Projecting the Dodgers’ Minor-League Rosters: Double-A & Triple-A

Editor’s note: Chris Jackson rounds off the minor league roster projections with Chattanooga & Albuquerque. Also, don’t forget to enter the Opening Day roster contest — open through 9pm PT tonight!

Van Slyke is one of nine outfielders who will vie for an Isotopes roster spot this spring. (Photo courtesy of the Isotopes)

Scott Van Slyke is one of nine outfielders who will vie for an Isotopes roster spot this spring. (Photo courtesy of the Isotopes)

Chattanooga Lookouts (Double-A Southern League)

Starting rotation: Onelki Garcia, Zach Lee, Aaron Miller, Rob Rasmussen, Chris Reed

All prospects, all the time, in east Tennessee this year! Garcia has the most pure stuff, but the least experience. Lee and Reed will hope their potential matches the results this season. Miller will have to fight to keep his starting spot after a middling season. Rasmussen will get some attention as the new guy in the organization.

Bulllpen: Geison Aguasviva, Steve Ames, Kelvin De La Cruz, Eric Eadington, Jordan Roberts, Andres Santiago, Chris Withrow

That is a lot of lefties, but it is hard to figure out where else to put them. De la Cruz is not a LOOGY and will give them a second long reliever to go with Santiago, who could start if Miller struggles. Aguasviva could fight his way to Albuquerque. Roberts is 27, so if he can’t stick here, his time with the Dodgers may be done. Ames and Eadington figure to share the closing job, though Withrow could see saves, too, now that the Dodgers have committed to him as a reliever. Just missed: Javier Solano

Catchers: Gorman Erickson, Christopher O’Brien

Erickson will be looking for some redemption after a lousy 2012. O’Brien was decent enough at Rancho to merit the promotion.

Infielders: 1B–J.T. Wise, 2B–Rafael Ynoa, SS–Alexis Aguilar, 3B–C.J. Retherford, UTIL–Joe Becker, Omar Luna

Wise and Ynoa have played well enough to earn promotions, but they are blocked at Albuquerque barring some trades. Aguilar is the pick I am least confident in; it could be a half-dozen other guys. In other words, please, Dodgers, sign some random Cuban defector shortstop to spare the poor fans in Chattanooga watching a guy with a career .662 OPS. Retherford had a big year at Rancho, but struggled with the Lookouts, so he will return here. Luna and Becker didn’t play a lot of shortstop last year, but they sure could this year. Just missed: Chris Jacobs 1B, Elevys Gonzalez 3B/2B, Miguel Rojas 2B/SS

Outfielders: LF–Yasiel Puig, CF–Joc Pederson, RF–Blake Smith, OF–Nick Buss, Bobby Coyle

Puig and Pederson are premium prospects. They both figure to play all three outfield spots here. Smith deserves to move up, and he certainly could, but for now I have him starting with the Lookouts. Buss and the talented but oft-injured Coyle return. Just missed: Kyle Russell

Final analysis: If some of the pitchers can translate their potential into results, then this team could be the favorite to win the Southern League. The rotation is six-deep and strong, while the bullpen is strong from both sides of the mound. The outfield should carry the offense, with shortstop being the only real concern on the infield. The Lookouts should be fun to watch this season.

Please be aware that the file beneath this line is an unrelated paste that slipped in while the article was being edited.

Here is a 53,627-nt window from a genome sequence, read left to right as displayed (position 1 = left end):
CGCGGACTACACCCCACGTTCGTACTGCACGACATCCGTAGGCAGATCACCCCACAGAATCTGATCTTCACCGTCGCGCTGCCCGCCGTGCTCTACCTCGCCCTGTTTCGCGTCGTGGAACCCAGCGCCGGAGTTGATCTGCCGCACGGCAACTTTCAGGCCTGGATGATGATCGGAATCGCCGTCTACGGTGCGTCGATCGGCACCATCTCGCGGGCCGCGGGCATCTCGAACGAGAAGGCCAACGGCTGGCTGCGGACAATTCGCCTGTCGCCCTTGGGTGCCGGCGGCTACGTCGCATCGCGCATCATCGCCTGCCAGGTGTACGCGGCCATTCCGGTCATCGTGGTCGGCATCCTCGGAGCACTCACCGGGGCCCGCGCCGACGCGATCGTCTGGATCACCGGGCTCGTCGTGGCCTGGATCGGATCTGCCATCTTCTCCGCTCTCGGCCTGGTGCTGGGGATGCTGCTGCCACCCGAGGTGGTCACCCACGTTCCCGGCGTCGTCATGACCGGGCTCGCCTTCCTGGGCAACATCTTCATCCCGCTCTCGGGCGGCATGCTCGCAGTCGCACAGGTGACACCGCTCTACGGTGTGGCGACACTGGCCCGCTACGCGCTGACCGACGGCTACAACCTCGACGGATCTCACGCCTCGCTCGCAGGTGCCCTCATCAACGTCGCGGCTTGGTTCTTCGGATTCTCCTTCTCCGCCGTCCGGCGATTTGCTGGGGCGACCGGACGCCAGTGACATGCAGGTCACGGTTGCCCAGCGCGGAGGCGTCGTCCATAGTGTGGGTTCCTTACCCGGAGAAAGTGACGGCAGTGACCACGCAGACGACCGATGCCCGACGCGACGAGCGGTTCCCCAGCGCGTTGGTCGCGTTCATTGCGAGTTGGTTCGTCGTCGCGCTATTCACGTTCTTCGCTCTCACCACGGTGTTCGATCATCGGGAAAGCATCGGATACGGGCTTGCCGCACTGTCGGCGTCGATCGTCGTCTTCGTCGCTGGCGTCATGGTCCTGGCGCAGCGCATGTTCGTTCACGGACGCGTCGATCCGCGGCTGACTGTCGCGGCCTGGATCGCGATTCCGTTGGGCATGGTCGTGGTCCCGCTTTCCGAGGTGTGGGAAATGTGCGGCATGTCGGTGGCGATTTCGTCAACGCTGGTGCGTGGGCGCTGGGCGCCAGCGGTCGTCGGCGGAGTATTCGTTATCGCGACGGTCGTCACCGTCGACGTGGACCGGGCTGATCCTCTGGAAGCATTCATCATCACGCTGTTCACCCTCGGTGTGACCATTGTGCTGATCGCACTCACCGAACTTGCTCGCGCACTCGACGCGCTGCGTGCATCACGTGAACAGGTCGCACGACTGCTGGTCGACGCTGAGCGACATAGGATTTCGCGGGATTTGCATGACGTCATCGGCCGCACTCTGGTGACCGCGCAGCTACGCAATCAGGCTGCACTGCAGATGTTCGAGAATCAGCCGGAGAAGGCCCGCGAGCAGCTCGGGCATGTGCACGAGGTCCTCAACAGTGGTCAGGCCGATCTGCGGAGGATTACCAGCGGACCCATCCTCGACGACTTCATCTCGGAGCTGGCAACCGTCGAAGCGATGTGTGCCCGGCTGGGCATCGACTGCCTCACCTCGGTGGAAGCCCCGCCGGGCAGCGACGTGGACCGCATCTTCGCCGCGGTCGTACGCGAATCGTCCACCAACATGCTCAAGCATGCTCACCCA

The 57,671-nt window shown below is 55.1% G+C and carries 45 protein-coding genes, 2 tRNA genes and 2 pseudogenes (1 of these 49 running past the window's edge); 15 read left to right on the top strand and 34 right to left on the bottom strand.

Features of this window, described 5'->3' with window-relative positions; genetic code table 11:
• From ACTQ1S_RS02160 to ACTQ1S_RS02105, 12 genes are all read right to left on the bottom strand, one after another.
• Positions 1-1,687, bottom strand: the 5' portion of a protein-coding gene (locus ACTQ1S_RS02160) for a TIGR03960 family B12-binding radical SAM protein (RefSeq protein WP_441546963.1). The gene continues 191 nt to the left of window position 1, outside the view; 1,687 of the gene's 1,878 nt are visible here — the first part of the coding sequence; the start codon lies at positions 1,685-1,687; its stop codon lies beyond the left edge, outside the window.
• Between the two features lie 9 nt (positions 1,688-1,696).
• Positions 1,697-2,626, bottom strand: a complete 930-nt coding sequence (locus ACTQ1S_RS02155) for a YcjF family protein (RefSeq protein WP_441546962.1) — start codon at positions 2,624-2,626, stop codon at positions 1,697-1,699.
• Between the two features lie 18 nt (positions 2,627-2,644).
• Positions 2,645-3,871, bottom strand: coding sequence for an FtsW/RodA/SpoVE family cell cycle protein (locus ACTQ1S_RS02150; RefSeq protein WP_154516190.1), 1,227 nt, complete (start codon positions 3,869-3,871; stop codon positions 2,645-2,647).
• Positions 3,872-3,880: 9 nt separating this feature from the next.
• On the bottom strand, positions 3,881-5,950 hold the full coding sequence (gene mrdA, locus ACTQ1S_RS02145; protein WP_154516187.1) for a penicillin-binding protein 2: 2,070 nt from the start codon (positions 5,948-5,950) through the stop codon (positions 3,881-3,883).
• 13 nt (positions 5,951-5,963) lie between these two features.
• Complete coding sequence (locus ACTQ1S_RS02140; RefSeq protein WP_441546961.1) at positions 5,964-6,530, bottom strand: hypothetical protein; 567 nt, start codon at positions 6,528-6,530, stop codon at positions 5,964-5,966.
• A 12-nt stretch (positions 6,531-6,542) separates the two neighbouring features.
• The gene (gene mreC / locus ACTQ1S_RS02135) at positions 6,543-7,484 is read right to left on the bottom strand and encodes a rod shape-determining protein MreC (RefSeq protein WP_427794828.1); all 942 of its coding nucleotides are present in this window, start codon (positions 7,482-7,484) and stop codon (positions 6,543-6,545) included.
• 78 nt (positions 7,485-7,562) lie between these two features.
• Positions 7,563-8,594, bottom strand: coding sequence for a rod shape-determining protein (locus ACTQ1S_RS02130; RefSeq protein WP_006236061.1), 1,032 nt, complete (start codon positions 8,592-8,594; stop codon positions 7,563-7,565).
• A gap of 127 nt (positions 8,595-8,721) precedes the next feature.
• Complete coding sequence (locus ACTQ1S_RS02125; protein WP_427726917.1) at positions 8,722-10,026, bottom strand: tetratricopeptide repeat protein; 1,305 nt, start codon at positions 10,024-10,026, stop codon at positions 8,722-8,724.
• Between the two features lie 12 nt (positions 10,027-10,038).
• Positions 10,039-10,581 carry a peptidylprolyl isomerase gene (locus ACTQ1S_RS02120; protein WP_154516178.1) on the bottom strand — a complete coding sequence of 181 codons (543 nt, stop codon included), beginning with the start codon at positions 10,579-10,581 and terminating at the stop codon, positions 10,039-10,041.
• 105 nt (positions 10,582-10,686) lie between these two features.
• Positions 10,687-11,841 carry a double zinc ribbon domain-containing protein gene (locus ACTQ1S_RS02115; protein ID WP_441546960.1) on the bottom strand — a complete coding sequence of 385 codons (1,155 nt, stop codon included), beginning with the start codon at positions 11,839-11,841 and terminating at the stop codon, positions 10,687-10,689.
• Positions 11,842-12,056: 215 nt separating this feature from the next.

Albuquerque Isotopes (Triple-A Pacific Coast League)

Starting rotation: Fabio Castro, Stephen Fife, Matt Magill, Matt Palmer, Mario Santiago

Magill is the legit prospect here. Fife returns and will be the first called up in the event of an injury to a starter in L.A. Palmer can chew up innings, but that is it. Castro was terrible last year with the A’s organization and might not last long in Albuquerque. Santiago is a gamble, with the Dodgers/Isotopes hoping he can carry over the success he found in Korea last year with the SK Wyverns.

Bullpen: Michael Antonini, Blake Johnson, Hector Nelo, Red Patterson, Paco Rodriguez, Cole St. Clair, Shawn Tolleson, Josh Wall

Antonini’s health is in question, so he might not crack this group. Rodriguez and Tolleson both deserve to pitch in the Majors, but I have Javy Guerra and Ted Lilly taking the last two spots. Johnson and St. Clair return in the long relief roles. Wall should close again. Patterson moves up, but it could easily be Ames instead. Nelo, a minor-league Rule 5 pick, gets the nod over the plethora of Triple-A vets signed this off-season. I am also betting that the veteran trio of Kevin Gregg, Mark Lowe, and Peter Moylan will opt out at the end of the spring. Just missed: Juan Abreu, Victor Garate, Gregory Infante, Wilmin Rodriguez, Luis Vasquez

Catchers: Jesus Flores, Matt Wallach

Flores could easily be subbed out for Federowicz if the Dodgers opt to have the prospect play every day and the veteran back up A.J. Ellis. Consider them interchangeable. Wallach has never hit, but he plays good defense and seems like a safe bet to the backup. Just missed: Eliezer Alfonzo, Wilkin Castillo, Ramon Castro

Infielders: 1B–Nick Evans, 2B–Elian Herrera, SS–Dee Gordon, 3B–Dallas McPherson, UTIL–Rusty Ryal, Justin Sellers

Evans always earned rave reviews for his defense, which could be a big help for Gordon’s wild throws (remember how Mark Teixeira made Derek Jeter look better back in 2009?). While it can be speculated that Gordon could or should be in the Majors, until he proves otherwise, I have him here. Sellers is another guy most people are counting out, but the Dodgers have not dumped him yet, even after his arrest in Sacramento. Herrera can, and likely will, play everywhere, but he should play almost every day. McPherson will DH against AL teams, since his back is unlikely to hold up for 144 games. Ryal gets the nod because the Isotopes need the left-handed bat. Just missed: Alfredo Amezaga UTIL, Brian Barden 3B, Ozzie Martinez SS

Outfielders: LF–Scott Van Slyke, CF–Tony Gwynn Jr., RF–Alex Castellanos, OF–Jeremy Moore